School songs[edit]

"The Eyes of Texas" was adopted by the 1920 student body after the song had been "declared the school anthem for the University of Texas at Austin".[44][45]

UTEP's fight song, "Miners Fight", was also borrowed from the Austin campus.

With the permission of the estate of Marty Robbins, the UTEP Music Department in the late 1980s wrote new words to the melody of his Grammy Award-winning country-western hit "El Paso". This gave UTEP a fight song all its own, to a tune recognized across the nation.[46]


New Mexico State University: UTEP has a strong rivalry with New Mexico State University, known as "The Battle of I-10". UTEP and NMSU are just over 40 miles apart.

Notable people[edit]

Aerial view of the entire UTEP campus, situated between the US–Mexico border at lower left and the west side and Franklin Mountains of El Paso at the upper right. The Organ Mountains near Las Cruces, New Mexico, are visible in the distance.




See also[edit]


  1. ^ Other consists of Multiracial Americans & those who prefer to not say.
  2. ^ The percentage of students who received an income-based federal Pell grant intended for low-income students.
  3. ^ The percentage of students who are a part of the American middle class at the bare minimum.


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  5. ^ a b c "UTEP-Fall-Enrollment-Increases-for-20th-Consecutive-Year". University of Texas at El Paso. Retrieved September 18, 2018.
  6. ^ |title=The University of Texas at El Paso / Graphic Identity Guide |
  7. ^ "Archived copy" (PDF). Archived from the original (PDF) on August 22, 2016. Retrieved September 10, 2016.{{cite web}}: CS1 maint: archived copy as title (link)
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  11. ^ "Official Names; UTEP Encyclopedia". Archived from the original on March 12, 2014. Retrieved April 19, 2015.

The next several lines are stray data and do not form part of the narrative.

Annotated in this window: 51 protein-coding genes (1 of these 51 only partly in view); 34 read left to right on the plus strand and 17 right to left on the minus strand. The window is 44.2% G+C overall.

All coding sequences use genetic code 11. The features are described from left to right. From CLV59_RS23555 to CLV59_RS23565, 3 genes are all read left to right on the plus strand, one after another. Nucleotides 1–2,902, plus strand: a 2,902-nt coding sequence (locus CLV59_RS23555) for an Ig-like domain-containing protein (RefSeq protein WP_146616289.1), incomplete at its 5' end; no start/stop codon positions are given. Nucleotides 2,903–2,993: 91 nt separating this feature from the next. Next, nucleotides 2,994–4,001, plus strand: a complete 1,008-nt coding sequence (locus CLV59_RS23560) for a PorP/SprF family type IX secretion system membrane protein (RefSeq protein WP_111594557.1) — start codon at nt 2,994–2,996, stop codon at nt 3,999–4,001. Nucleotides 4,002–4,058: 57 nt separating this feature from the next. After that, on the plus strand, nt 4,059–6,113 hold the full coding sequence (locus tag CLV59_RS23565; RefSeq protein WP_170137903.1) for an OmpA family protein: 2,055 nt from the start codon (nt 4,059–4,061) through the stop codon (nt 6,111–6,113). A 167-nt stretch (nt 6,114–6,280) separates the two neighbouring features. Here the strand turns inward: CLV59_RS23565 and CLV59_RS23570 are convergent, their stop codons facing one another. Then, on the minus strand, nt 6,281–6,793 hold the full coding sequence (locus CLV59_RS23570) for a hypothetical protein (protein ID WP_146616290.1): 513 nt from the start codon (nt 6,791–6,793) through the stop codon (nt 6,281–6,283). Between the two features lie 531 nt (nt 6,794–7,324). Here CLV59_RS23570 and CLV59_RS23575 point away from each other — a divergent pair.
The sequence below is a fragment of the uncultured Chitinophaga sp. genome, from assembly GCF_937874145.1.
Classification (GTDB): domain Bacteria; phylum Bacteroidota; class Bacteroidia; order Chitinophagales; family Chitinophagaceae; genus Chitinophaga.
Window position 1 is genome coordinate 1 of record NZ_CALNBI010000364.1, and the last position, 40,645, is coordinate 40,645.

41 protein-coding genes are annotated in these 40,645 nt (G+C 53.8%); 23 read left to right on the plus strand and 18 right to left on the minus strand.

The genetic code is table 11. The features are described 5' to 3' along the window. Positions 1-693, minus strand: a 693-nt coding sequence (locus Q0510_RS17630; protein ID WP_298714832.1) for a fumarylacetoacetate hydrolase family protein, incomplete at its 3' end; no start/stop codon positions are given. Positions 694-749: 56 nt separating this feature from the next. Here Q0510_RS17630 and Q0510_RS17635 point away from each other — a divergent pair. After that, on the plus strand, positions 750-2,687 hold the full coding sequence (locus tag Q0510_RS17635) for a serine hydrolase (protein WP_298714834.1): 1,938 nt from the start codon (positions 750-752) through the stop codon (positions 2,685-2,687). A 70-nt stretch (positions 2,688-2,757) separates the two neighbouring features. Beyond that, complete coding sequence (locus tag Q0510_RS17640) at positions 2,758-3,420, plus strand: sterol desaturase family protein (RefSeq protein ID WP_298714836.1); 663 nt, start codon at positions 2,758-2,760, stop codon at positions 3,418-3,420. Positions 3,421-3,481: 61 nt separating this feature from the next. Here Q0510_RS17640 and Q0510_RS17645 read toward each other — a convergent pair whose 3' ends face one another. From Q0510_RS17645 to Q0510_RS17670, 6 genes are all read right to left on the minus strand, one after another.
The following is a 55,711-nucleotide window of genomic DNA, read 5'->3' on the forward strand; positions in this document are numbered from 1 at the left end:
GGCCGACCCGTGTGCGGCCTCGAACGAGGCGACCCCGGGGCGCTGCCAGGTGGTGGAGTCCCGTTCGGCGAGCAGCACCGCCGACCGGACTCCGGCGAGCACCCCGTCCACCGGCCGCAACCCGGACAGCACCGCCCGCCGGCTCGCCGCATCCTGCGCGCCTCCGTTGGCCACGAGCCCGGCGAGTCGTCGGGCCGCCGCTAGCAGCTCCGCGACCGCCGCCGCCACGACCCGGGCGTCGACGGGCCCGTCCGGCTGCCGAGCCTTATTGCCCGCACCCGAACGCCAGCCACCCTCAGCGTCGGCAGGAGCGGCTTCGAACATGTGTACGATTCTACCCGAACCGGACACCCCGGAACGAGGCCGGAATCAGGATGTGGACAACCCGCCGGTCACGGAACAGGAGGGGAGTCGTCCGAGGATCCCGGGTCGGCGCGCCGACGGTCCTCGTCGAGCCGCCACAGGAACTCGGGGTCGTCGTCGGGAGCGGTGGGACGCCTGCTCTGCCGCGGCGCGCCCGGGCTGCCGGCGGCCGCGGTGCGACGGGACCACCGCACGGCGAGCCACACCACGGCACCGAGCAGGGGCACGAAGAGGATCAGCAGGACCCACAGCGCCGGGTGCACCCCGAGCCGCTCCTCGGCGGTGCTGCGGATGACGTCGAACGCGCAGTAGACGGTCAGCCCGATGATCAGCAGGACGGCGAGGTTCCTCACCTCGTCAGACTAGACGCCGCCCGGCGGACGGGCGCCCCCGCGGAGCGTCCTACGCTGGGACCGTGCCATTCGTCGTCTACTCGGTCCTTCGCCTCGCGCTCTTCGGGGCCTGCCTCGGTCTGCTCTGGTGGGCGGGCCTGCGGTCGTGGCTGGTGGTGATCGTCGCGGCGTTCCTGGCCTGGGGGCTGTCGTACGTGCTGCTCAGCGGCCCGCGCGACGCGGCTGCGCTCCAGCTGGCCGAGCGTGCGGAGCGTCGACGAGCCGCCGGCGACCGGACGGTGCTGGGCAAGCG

12. ^ Napoli, Lisa (October 16, 2011). "El Paso: Bhutan's Kingly Style Reflected in UTEP Architecture". Los Angeles Times. Retrieved December 5, 2012.
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  16. ^ "Forbes America's Top Colleges List 2022". Forbes. Retrieved September 13, 2022.
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  22. ^ "2022-23 Best Global Universities Rankings". U.S. News & World Report. Retrieved February 25, 2023.
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  29. ^ Moss, DE; Fariello, RG; Sahlmann, J; Sumaya, I; Pericle, F; Braglia, E (2013). "A randomized phase I study of methanesulfonyl fluoride, an irreversible cholinesterase inhibitor, for the treatment of Alzheimer's disease". Br J Clin Pharmacol. 75 (5): 1231–1239. doi:10.1111/bcp.12018. PMC 3635594. PMID 23116458.
  30. ^ "ABOUT". Retrieved October 4, 2020.
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  32. ^ Soltero, Ed (January–February 2009). "UTEP's Bhutanese Campus Goes Modern". Texas Architect.
  33. ^ "History & Spirit - The University of Texas at El Paso". Retrieved October 2, 2021.
  34. ^ "UTEP's Haskins resigns after 38 years on job". August 25, 1999. Retrieved April 26, 2019.
  35. ^ "The Naismith Memorial Basketball Hall of Fame :: 1966 Texas Western". Retrieved April 26, 2019.
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  39. ^ Athletics, UTEP (March 12, 2019). "UTEP set for Conference USA Tournament". KTSM. Retrieved April 26, 2019.
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  41. ^ a b "Health scare, loss of fun fueled Tim Floyd's retirement from UTEP basketball in November". El Paso Times. Retrieved April 26, 2019.
  42. ^ Pascoe, Bruce. "First-year coach Rodney Terry has faith — and facilities — to rebuild UTEP tradition". Arizona Daily Star. Retrieved April 26, 2019.
  43. ^ "The University of Texas at El Paso - UTEP Alumni Association History and Spirit". UTEP Alumni Association History and Spirit.
  44. ^ "Spirit and Traditions – University of Texas at El Paso". Archived from the original on February 21, 2012. Retrieved January 5, 2014.
  45. ^ "Songs – University of Texas at El Paso". Archived from the original on September 7, 2008. Retrieved January 5, 2014.
  46. ^ "School Songs – University of Texas at El Paso". Archived from the original on February 22, 2014. Retrieved January 5, 2014.

External links[edit]

31°46′12″N 106°30′18″W / 31.77000°N 106.50500°W / 31.77000; -106.50500